Another shore: Morocco’s child migrants


This article was published in Al Jazeera on Jan. 30, 2015. Read it HERE.

Tangier, Morocco – Saber first decided that he wanted to live in Spain when he was 10 years old. Hoping for a better life on another shore, he began to think of migration and of leaving his family behind in Morocco.

Now 13, rosy-cheeked and rustling in a thin yellow windbreaker, he stands with his friends at a stone lookout nestled high in Tangier’s medina, watching the sprawling ferry port across the street.

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Cheese and Camaraderie in Rabat’s Old Medina

By Zoe Hu

Photographs by Eloise Schieferdecker

RABAT, Morocco — They know when to expect him. Among the stuttering moped engines  and the rumbles of street-life in Rabat’s traditional medina, Abdelatif Reda’s customers wait.The small cart before them stands unmanned. Its owner, they speculate, must be out for his afternoon prayer. But Reda will return — as he has done for years, every day after 5 p.m. — to sell his homemade cheese.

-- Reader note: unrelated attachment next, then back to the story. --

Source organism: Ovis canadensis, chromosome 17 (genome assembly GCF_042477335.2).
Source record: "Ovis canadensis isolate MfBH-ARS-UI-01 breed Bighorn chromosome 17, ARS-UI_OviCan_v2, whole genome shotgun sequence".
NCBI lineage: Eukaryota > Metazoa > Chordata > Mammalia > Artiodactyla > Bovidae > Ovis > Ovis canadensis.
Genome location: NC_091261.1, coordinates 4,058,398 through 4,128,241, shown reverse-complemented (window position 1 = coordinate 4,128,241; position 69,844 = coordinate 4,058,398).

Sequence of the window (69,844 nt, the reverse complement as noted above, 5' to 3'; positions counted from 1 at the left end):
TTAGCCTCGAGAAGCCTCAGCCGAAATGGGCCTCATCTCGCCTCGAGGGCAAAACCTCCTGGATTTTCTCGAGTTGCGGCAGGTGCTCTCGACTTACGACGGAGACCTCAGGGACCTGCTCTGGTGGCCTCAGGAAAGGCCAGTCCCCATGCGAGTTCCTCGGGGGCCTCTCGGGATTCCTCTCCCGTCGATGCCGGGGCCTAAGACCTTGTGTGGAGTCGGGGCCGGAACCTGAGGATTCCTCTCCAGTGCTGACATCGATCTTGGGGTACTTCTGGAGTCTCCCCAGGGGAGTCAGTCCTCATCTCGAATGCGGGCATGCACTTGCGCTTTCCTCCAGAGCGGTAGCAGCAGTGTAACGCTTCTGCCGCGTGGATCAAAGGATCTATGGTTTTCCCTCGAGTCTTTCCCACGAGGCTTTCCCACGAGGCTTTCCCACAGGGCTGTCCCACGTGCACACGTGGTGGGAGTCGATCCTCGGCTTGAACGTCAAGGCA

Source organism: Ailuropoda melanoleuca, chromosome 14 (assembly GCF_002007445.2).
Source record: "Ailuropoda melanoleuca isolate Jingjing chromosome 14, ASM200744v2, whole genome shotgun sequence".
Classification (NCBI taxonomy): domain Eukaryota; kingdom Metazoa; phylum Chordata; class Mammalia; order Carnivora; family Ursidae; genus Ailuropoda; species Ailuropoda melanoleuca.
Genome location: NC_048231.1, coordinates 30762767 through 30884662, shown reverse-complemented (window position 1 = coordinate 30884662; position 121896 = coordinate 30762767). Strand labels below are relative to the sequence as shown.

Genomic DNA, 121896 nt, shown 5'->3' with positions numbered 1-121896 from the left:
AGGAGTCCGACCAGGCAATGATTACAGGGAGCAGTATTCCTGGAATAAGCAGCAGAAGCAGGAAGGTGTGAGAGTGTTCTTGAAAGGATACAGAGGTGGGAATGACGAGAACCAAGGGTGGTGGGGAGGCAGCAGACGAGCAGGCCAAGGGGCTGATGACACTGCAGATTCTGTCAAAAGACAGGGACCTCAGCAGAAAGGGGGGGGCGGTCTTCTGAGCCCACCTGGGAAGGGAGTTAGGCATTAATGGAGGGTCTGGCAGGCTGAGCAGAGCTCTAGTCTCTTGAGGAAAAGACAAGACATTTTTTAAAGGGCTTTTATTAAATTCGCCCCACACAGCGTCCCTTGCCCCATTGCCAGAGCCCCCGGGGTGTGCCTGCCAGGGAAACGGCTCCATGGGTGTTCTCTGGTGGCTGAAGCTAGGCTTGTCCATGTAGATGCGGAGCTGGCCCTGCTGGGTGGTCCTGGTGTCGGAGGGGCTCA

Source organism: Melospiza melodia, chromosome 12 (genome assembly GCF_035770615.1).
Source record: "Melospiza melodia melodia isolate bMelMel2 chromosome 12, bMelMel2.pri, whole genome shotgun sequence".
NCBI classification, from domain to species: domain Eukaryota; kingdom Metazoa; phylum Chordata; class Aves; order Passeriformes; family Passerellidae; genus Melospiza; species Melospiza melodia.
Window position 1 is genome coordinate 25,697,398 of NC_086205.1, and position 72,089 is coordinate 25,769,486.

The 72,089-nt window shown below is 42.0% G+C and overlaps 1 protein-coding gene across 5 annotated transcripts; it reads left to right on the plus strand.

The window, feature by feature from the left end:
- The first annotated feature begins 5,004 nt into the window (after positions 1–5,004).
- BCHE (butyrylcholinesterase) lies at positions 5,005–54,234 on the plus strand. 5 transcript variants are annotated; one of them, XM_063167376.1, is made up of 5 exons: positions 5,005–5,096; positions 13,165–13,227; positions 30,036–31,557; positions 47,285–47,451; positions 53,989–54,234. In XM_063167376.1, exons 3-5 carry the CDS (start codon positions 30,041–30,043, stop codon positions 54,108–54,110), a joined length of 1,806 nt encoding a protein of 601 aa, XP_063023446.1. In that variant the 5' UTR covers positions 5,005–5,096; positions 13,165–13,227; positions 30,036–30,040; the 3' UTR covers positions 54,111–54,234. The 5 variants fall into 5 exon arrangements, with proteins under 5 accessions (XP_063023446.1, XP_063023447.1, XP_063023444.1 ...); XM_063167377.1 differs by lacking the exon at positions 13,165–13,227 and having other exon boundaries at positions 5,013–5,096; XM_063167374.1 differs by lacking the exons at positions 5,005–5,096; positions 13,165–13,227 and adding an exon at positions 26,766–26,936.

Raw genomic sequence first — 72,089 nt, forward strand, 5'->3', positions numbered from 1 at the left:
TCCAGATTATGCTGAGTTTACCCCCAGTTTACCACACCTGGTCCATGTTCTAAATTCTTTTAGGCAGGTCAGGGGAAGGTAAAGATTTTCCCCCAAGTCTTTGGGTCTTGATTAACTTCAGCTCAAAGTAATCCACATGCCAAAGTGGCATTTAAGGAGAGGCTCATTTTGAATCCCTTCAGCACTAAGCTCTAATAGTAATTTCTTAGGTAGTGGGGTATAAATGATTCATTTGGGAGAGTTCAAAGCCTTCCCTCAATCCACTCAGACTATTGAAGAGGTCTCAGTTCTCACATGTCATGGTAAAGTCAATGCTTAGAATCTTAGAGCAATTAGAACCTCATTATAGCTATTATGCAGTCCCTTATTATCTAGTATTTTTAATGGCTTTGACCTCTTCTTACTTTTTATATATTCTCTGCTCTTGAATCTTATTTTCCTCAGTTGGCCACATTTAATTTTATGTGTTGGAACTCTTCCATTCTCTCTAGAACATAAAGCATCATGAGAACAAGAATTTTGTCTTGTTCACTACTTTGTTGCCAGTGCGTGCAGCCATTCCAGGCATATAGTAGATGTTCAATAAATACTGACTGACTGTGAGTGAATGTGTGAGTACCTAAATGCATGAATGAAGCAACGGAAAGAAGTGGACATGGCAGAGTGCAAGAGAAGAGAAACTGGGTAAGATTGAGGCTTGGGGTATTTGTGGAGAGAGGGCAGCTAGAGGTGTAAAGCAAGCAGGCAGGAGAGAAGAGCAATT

Rabat’s medina is a pastel-washed huddle of squat shops and alleyways, fortified by walls that stand on 17th-century lines.

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Balancing Acts

By Katherine McMillin

Photographs by Eloise Schieferdecker and Katherine McMillin

HIGH ATLAS MOUNTAINS, Morocco- I wiggle my bare bottom over the menacing hole between my legs hoping to deflect any lingering droplets of urine. Here in Morocco, toilet paper is a luxury; at 13,000 feet of elevation in the High Atlas Mountains it sounds more like a dream.

Taking a moment to gather my dignity, I step behind this so-called fossil and mineral shop to find a cage full of pigeons that has been embellished with various woven trinkets. Smiling, I share the pigeons’ view of atlas cedars, Berber huts, and snow-dusted peaks that cradle the narrow miles switchbacks our tour bus, Missouri Transport, has just traversed.

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